Category Archives: education

One Day Wild Summer Event

OneWildDay Poster

Join us for a great day of wild activities at Duart Castle. See more information on the event page or contact Rachel on either 07540792650 or

Booking is essential and spaces will be limited so don’t leave it too late.


Day 23: Den building 30DaysWild

30 Days Wild 

Day 23

On Thursday the Ulva Primary School children vacated the premises for the polling station and visited Lochdonhead Primary School for the day. These primary schools are under a joint head teacher and have great links, giving the children chances to make friends outside of their own small number.

At Lochdon school, the children have access to a brilliant patch of woodland within easy walking distance which gives amazing outdoor learning opportunities (at Ulva Primary we use a local beach as an outdoor learning area). We made the most of the schools being together and spent the morning working on teamwork skills in the woodland school.

The walk into the forest area is great for wildlife too, with flower-filled road verges boasting orchids, daisies, dandelions and birds-foot trefoil. The kids also spotted a slow-worm on the track and knowing it posed no threat they were excited to see the reptile. We talked about why it was a lizard and not a snake, nor even a worm and chatted about the differences between male and female before leaving it in peace to find cover.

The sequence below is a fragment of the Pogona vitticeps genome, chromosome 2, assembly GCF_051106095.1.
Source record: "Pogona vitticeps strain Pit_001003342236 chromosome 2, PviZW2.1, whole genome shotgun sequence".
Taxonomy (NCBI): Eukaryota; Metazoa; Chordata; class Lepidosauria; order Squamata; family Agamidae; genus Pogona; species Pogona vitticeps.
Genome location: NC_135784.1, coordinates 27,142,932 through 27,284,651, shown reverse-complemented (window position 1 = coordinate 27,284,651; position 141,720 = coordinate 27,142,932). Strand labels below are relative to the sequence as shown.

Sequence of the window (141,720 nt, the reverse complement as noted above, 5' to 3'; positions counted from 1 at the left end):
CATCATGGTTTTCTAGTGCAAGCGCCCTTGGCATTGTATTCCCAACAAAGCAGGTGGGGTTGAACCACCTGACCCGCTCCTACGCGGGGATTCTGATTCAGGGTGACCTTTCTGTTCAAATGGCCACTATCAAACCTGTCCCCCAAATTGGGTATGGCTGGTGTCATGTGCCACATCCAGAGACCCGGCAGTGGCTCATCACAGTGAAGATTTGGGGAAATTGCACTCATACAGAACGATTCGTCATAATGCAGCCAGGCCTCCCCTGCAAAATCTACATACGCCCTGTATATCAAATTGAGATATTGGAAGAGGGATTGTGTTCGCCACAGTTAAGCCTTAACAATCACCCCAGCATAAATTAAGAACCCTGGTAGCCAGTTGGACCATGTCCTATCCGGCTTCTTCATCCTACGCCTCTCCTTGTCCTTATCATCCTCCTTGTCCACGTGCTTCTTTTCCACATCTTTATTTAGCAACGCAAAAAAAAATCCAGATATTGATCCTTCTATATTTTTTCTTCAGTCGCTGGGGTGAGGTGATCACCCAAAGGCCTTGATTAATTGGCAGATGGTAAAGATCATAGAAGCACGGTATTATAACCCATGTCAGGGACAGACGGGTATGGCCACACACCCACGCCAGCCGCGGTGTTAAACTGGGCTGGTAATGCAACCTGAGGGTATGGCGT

A slow-worm – I took this a wee while back! 

The children were split into mixed school teams and were tasked to build a den. Outdoor education like this really gives the kids a chance to develop life skills and highlights areas that need more support. Confidence, communication, risk management and compromising were all required and some fared better than others, but on reflection all the children could discuss areas to improve and what worked well. This outdoor activity also encourages creativity and free thinking – brilliant skills which lead to creative futures in the real world. Plus, being out in nature has numerous health benefits!

WildChild Scotland (@WildChild_Sco)


Day 22: Home grown 30DaysWild

30 Days Wild 

Day 22

We spent some time in the garden at school on the afternoon making sure everything was growing as it should be! We repotted the tomatoes which are doing brilliant well. This time outdoors for children is really valuable and gives a great understanding of where food comes from. Growing your own food is extremely rewarding and children appreciate it even more.

I’m growing chillies at home at the moment and I noticed the first chilli coming through this morning! I was super excited and I’m looking forward to using it in my cooking. Everyone can grow something, no matter the limited space you have and it’s definitely worth it, you can’t beat the taste and freshness of home grown too – home grown salad leaves cannot be bettered!